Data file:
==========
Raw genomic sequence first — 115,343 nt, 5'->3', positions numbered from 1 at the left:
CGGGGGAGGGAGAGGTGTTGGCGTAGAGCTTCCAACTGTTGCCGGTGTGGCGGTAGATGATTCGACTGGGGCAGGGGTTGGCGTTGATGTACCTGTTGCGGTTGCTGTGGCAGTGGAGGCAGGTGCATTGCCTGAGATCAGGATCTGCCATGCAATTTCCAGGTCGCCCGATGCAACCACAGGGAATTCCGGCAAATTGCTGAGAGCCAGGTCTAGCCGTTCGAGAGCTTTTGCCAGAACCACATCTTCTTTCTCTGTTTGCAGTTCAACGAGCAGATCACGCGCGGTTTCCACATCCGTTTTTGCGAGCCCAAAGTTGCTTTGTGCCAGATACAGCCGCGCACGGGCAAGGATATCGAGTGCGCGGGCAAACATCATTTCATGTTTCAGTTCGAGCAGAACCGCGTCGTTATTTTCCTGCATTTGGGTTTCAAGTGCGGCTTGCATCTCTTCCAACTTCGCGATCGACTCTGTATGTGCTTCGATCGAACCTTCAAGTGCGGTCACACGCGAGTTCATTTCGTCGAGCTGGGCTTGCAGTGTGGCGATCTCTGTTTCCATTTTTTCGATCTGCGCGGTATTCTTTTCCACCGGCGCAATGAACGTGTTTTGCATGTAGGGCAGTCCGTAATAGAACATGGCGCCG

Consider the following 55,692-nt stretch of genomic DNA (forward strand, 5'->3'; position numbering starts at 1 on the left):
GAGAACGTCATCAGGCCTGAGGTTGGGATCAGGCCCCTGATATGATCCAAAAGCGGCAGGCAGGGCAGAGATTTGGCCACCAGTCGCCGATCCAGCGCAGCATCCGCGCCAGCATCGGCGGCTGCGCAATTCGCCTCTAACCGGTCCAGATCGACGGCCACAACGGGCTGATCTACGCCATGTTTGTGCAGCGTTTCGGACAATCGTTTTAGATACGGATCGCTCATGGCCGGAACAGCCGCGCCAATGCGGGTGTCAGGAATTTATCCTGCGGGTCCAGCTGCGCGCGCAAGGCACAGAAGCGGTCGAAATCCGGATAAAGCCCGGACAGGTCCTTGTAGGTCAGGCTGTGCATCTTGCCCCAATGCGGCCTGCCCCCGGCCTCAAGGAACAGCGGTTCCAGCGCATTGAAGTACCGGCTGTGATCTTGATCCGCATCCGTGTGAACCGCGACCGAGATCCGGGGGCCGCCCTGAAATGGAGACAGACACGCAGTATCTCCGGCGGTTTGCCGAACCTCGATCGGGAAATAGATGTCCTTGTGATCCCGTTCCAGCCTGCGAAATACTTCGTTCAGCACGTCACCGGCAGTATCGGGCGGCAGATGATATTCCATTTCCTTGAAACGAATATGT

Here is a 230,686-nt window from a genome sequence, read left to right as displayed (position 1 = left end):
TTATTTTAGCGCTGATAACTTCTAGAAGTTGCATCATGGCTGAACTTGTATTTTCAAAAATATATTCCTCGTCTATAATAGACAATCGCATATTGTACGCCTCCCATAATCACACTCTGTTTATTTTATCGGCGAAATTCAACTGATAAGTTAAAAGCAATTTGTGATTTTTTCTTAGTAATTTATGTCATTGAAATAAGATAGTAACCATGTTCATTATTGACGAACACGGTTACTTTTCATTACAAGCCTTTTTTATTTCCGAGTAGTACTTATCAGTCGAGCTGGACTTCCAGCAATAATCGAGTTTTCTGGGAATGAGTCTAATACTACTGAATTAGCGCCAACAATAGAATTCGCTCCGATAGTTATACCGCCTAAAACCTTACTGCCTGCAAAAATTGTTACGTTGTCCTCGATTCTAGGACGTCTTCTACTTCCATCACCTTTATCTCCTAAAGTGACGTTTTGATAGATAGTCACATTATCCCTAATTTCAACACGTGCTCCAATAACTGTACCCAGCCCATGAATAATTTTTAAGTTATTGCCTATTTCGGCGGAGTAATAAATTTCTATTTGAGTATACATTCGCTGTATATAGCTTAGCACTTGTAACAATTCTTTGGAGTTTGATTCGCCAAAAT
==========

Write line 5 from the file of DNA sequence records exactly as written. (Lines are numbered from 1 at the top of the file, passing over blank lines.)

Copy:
Here is a 230,686-nt window from a genome sequence, read left to right as displayed (position 1 = left end):